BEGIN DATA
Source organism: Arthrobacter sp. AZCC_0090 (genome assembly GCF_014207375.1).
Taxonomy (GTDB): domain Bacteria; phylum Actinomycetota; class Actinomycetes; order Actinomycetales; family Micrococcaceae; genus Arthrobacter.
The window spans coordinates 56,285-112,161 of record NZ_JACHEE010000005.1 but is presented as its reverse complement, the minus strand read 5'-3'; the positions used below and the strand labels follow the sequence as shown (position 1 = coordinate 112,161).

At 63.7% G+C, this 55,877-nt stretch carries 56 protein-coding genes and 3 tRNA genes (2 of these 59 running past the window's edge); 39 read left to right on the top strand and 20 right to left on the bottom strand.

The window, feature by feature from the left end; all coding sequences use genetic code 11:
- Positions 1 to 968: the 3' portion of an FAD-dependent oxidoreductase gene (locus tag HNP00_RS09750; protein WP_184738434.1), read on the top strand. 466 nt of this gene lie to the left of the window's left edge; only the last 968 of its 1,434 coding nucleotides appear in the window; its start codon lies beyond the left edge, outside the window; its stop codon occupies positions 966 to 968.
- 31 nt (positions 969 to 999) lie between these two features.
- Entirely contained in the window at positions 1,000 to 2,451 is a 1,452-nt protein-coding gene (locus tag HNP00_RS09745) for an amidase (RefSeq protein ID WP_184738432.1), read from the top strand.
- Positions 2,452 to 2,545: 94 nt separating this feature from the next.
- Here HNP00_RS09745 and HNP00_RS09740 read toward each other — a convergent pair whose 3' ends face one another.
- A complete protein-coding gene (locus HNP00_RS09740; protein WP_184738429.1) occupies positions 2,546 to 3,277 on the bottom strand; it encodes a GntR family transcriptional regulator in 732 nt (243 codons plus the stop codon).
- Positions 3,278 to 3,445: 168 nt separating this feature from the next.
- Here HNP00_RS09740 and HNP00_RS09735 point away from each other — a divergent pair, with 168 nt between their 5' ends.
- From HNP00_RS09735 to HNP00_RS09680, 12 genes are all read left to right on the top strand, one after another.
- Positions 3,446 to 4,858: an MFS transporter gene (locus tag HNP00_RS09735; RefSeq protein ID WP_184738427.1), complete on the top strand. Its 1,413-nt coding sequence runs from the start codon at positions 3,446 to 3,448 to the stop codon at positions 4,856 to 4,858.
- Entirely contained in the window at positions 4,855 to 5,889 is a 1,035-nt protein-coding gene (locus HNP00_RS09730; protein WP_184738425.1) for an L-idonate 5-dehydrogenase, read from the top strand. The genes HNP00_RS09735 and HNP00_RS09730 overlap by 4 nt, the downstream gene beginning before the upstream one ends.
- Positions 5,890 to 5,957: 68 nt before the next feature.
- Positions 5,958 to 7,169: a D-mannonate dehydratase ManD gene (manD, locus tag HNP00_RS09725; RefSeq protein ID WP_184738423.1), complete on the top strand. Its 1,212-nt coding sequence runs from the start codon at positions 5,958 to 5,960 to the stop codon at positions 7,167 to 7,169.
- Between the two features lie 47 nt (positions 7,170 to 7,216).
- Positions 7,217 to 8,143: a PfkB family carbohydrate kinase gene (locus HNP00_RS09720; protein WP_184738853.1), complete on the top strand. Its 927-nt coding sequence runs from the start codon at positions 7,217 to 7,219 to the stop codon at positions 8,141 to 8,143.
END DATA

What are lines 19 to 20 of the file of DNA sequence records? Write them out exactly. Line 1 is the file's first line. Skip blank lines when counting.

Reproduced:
- Between the two features lie 47 nt (positions 7,170 to 7,216).
- Positions 7,217 to 8,143: a PfkB family carbohydrate kinase gene (locus HNP00_RS09720; protein WP_184738853.1), complete on the top strand. Its 927-nt coding sequence runs from the start codon at positions 7,217 to 7,219 to the stop codon at positions 8,141 to 8,143.